- The study, uses, and effects of written, spoken, and visual language (Rhetoric and Writing Studies, San Diego State University)
- the study of the effective use of language
- the ability to use language effectively
- the art of influencing the thought and conduct of an audience (dictionary.com)
The Rhetorical Situation
- writer– age, experience, profession, gender, locations, political beliefs, education, etc.
- text – subject (broad, narrow), genre (poem, essay, narrative, speech, etc.), publication (newspaper, book, website, journal, etc.)
- intended audience – audience of the publication and/or that the writer imagined (consider age, experience, profession, gender, locations, political beliefs, education, expectations, etc.)
- purpose– to persuade, entertain, inform, educate, call to action, shock, etc.
- context and exigence – the “situation” which generates need/urgency is writing; time, location, current events, cultural significance
Argument, in the context of rhetorical study, does not refer to a situation in which people are fighting. Rather, argument refers to a situation in which a writer is making a case for a way of seeing things—to feel, consider, believe, or do something. It is a conclusion or claim based on evidence. For any piece of language (written, spoken, or visual) designed to bring about some change in a reader’s, listener’s, or hearer’s ideas or attitudes, we can consider these texts arguments.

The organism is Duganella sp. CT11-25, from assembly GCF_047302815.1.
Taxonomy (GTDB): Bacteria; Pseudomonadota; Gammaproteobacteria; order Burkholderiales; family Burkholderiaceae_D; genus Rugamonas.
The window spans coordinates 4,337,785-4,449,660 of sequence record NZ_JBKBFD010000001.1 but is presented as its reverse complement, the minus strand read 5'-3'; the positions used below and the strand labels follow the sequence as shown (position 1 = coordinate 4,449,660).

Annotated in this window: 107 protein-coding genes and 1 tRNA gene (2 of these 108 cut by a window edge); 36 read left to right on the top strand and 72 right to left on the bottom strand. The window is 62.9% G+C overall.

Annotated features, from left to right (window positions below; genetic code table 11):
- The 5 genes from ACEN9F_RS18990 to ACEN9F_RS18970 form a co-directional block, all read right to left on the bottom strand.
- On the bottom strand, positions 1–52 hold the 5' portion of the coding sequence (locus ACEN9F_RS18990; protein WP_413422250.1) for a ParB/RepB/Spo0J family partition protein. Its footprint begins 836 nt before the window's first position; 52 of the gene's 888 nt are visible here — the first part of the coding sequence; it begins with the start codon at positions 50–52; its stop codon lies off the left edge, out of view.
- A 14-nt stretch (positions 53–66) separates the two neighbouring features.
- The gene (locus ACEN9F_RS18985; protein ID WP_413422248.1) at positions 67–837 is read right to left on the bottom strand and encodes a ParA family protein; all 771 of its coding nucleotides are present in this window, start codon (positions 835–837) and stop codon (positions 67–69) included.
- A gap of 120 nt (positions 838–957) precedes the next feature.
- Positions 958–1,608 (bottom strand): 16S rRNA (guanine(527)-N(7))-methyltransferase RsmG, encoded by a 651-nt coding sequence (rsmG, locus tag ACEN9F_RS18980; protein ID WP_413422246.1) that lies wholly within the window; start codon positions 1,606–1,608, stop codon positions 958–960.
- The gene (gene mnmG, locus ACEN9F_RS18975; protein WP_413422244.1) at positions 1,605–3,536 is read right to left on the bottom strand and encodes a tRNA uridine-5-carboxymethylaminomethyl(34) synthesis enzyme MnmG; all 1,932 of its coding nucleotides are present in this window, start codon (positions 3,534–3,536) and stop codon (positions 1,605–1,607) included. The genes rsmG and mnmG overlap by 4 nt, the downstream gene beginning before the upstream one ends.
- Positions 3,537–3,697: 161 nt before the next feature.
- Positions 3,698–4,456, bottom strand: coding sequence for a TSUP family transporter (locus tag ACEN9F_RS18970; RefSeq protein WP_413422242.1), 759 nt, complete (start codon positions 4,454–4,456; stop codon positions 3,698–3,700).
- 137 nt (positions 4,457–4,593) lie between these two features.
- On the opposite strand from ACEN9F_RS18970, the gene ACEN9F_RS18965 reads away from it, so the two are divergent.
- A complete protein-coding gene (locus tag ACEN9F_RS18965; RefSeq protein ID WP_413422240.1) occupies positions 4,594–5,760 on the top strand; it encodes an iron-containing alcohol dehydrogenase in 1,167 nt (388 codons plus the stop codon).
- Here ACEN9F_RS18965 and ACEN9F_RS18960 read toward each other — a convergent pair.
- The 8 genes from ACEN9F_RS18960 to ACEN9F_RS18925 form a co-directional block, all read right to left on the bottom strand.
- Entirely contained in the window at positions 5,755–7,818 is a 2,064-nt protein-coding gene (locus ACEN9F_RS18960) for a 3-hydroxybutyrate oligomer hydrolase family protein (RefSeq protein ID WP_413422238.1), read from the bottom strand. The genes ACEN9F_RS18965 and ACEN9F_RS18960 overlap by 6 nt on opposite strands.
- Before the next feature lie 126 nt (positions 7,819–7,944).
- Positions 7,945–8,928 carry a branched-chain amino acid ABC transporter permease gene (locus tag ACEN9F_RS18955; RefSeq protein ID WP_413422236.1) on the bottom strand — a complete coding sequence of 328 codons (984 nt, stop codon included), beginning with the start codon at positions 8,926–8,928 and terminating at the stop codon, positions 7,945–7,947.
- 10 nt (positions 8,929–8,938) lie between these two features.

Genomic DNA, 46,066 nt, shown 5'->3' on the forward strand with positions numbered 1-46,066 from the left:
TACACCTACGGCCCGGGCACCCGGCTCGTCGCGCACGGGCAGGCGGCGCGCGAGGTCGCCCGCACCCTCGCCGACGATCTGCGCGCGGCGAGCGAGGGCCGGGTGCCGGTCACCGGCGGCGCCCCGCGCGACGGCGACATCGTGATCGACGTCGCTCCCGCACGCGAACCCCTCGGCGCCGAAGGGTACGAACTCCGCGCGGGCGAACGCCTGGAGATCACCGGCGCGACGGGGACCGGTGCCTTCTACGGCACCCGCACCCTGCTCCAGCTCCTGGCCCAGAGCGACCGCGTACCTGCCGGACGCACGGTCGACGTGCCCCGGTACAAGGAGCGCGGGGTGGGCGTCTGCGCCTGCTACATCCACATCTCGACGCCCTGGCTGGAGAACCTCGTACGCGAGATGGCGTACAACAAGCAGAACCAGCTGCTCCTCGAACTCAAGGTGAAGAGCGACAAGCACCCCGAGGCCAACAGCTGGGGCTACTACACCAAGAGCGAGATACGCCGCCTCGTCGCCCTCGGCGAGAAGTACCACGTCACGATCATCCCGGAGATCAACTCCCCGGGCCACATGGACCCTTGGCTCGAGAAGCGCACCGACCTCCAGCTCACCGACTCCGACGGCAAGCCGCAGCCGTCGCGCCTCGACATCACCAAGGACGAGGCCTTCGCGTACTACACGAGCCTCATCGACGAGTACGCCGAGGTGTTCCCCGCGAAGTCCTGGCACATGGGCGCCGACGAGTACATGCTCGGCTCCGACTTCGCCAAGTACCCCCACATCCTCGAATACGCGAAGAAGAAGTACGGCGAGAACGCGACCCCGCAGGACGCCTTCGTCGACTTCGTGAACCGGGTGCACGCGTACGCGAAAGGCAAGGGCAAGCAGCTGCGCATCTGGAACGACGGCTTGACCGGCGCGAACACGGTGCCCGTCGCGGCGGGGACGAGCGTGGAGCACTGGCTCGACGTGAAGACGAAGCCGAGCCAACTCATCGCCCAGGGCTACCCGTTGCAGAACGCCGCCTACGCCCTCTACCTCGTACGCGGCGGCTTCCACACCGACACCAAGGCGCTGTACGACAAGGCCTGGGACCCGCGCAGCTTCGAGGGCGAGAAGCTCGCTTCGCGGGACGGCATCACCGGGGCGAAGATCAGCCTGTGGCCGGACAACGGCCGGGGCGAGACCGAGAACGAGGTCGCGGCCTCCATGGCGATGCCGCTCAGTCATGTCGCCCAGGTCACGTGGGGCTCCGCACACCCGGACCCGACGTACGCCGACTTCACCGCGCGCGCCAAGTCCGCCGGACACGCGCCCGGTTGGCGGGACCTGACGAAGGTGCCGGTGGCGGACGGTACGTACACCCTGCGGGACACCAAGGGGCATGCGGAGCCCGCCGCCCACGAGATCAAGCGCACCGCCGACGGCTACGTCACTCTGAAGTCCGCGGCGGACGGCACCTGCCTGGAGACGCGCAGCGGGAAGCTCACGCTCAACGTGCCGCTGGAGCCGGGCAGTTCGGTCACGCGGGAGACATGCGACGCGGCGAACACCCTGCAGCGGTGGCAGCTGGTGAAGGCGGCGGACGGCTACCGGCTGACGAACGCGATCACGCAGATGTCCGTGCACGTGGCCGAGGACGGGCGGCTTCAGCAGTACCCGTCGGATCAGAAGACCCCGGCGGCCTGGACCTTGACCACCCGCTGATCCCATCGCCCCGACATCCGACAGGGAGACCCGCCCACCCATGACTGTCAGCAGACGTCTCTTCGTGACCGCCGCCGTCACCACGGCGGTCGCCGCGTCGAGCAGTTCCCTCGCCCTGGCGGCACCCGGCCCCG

Evidence is the support, reasons, data or information used to help persuade an audience of an argument. To find evidence in a text, ask yourself: What does the author have to go on? What evidence is there to support this claim? Is the evidence credible? Types of evidence include scientific facts, historical examples/comparisons, (hypothetical) examples, analogies, illustrations, statistics (source & date are important), charts/graphs, expert testimony, citing authorities, anecdotes, witnesses, personal experiences, reasoning, etc.